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It's that time of year again.  It is starting earlier every year.  If you have a home security sign in your yard, no matter the company, you are a target for aggressive solicitors attempting to scam you.  

Our office has already started to receive phone calls regarding door-to-door solicitors from supposed security companies that are pushy and misrepresenting not only EMC Security but technology manufacturers like Honeywell.  

Below are tips for recognizing scammers and what you should do in the event you are approached in person or via phone:

 

Don’t let anyone into your home unless you have pre-approved the visit

Remember, if you allow an unauthorized person inside to do an “inspection” of your home, you’re virtually letting that person in to case your house. Don’t let anyone who hasn’t made an appointment into your home. If an estimate or installation needs to be done, call the business directly to make the appointment.  EMC Security will never visit your home without an appointment!  Call us immediately at 770-963-0305 if you feel unsafe or would like to verify the person at your door is who they say they are.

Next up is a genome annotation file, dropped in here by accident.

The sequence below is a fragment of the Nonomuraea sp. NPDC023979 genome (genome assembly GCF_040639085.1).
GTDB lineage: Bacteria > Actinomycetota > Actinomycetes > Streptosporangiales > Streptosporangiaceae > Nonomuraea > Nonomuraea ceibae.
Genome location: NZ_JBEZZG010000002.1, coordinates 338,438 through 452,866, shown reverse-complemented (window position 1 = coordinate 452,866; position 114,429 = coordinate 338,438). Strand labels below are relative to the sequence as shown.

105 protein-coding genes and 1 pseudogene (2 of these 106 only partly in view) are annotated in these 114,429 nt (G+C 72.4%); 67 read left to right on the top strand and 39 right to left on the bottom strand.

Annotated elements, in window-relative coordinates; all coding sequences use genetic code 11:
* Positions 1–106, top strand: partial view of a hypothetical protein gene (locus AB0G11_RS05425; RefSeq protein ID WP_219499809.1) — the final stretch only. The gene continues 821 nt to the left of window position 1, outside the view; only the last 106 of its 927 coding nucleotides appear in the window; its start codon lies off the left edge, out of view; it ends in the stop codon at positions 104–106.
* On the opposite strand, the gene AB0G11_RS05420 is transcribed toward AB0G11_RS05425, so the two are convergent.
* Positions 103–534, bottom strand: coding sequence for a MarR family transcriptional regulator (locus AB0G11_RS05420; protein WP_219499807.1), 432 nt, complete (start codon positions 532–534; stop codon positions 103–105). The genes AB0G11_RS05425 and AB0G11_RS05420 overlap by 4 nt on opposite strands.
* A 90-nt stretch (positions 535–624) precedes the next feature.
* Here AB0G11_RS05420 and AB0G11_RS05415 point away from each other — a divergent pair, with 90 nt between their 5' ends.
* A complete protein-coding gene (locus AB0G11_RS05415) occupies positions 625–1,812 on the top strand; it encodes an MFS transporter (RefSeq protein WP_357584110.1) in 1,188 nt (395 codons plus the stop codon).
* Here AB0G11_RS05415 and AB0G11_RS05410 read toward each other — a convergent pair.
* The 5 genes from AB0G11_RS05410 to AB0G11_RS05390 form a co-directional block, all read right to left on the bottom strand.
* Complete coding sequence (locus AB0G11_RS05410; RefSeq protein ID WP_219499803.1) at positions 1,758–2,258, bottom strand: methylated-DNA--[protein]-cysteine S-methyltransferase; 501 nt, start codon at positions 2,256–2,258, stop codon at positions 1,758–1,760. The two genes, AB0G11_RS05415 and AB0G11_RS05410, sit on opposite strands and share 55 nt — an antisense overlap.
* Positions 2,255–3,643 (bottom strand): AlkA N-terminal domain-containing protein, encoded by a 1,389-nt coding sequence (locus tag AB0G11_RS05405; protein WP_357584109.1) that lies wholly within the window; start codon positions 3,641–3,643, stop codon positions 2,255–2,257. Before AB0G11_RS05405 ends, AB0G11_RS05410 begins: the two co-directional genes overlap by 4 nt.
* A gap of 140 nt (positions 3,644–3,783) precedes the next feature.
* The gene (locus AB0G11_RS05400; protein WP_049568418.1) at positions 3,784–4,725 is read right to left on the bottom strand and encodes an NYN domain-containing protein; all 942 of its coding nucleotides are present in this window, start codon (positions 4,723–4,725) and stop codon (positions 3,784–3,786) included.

Ask for proof of ID

If anyone comes to your door telling you that they work for a security company, don’t be afraid to ask for identification. Some scam artists go to great lengths to convince you of their employment by creating false ID’s and uniforms, and it’s easy to accept their word—but don’t. You can even ask for personal identification, such as a driver’s license, to confirm their identity.

 

Ask for a physical address for the company

Bottom line–legitimate security companies will have a street address. If you don’t see an address listed on the sales information or brochures, ask where the company is located. Get it in writing!

 

Avoid pushy, pressured sales pitches

A legitimate sales person will allow you to take your time to review the sales information, give you referrals, and not place pressure on you to buy. If you hear a pitch to purchase a security system that includes phrases like “today’s special price” or “one time only,” the salesperson may be trying to pressure you into signing an expensive, long-term contract.

 

Get a written estimate

Don’t rely on the salesperson’s word or a computer image. Get a hard copy of the written estimate of any contract that you need to review. Ask questions, and find out who will install and monitor the system.

 

Know your rights concerning contracts

In Georgia, contracts for sales, leases or rental goods for homes are entitled to a 3-day “cooling off” period, where the signee is allowed to think about their purchase and compare prices for similar goods. Check this state website for more details.

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